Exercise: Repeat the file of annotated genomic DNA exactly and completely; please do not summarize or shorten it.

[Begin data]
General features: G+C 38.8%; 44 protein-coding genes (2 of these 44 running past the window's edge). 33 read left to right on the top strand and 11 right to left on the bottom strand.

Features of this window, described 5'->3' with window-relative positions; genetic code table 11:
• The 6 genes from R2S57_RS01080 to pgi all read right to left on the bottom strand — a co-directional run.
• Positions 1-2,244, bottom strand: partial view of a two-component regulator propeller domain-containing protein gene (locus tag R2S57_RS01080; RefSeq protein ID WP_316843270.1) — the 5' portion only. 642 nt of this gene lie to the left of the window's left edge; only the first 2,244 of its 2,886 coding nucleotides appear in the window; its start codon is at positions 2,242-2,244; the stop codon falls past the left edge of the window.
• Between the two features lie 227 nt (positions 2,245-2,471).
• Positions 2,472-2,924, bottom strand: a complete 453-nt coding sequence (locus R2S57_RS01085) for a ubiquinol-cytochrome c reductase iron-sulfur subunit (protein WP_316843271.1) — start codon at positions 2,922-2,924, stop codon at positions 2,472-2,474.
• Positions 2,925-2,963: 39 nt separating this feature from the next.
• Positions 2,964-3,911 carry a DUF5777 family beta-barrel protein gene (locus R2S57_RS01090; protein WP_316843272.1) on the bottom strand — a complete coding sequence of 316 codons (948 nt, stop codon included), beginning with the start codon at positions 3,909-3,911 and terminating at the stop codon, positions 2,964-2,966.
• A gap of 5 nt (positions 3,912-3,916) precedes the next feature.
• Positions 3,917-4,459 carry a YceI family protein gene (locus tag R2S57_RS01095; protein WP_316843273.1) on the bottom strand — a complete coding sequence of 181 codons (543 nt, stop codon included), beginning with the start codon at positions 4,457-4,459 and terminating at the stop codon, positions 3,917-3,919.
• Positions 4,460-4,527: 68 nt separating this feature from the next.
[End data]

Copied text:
General features: G+C 38.8%; 44 protein-coding genes (2 of these 44 running past the window's edge). 33 read left to right on the top strand and 11 right to left on the bottom strand.

Features of this window, described 5'->3' with window-relative positions; genetic code table 11:
• The 6 genes from R2S57_RS01080 to pgi all read right to left on the bottom strand — a co-directional run.
• Positions 1-2,244, bottom strand: partial view of a two-component regulator propeller domain-containing protein gene (locus tag R2S57_RS01080; RefSeq protein ID WP_316843270.1) — the 5' portion only. 642 nt of this gene lie to the left of the window's left edge; only the first 2,244 of its 2,886 coding nucleotides appear in the window; its start codon is at positions 2,242-2,244; the stop codon falls past the left edge of the window.
• Between the two features lie 227 nt (positions 2,245-2,471).
• Positions 2,472-2,924, bottom strand: a complete 453-nt coding sequence (locus R2S57_RS01085) for a ubiquinol-cytochrome c reductase iron-sulfur subunit (protein WP_316843271.1) — start codon at positions 2,922-2,924, stop codon at positions 2,472-2,474.
• Positions 2,925-2,963: 39 nt separating this feature from the next.
• Positions 2,964-3,911 carry a DUF5777 family beta-barrel protein gene (locus R2S57_RS01090; protein WP_316843272.1) on the bottom strand — a complete coding sequence of 316 codons (948 nt, stop codon included), beginning with the start codon at positions 3,909-3,911 and terminating at the stop codon, positions 2,964-2,966.
• A gap of 5 nt (positions 3,912-3,916) precedes the next feature.
• Positions 3,917-4,459 carry a YceI family protein gene (locus tag R2S57_RS01095; protein WP_316843273.1) on the bottom strand — a complete coding sequence of 181 codons (543 nt, stop codon included), beginning with the start codon at positions 4,457-4,459 and terminating at the stop codon, positions 3,917-3,919.
• Positions 4,460-4,527: 68 nt separating this feature from the next.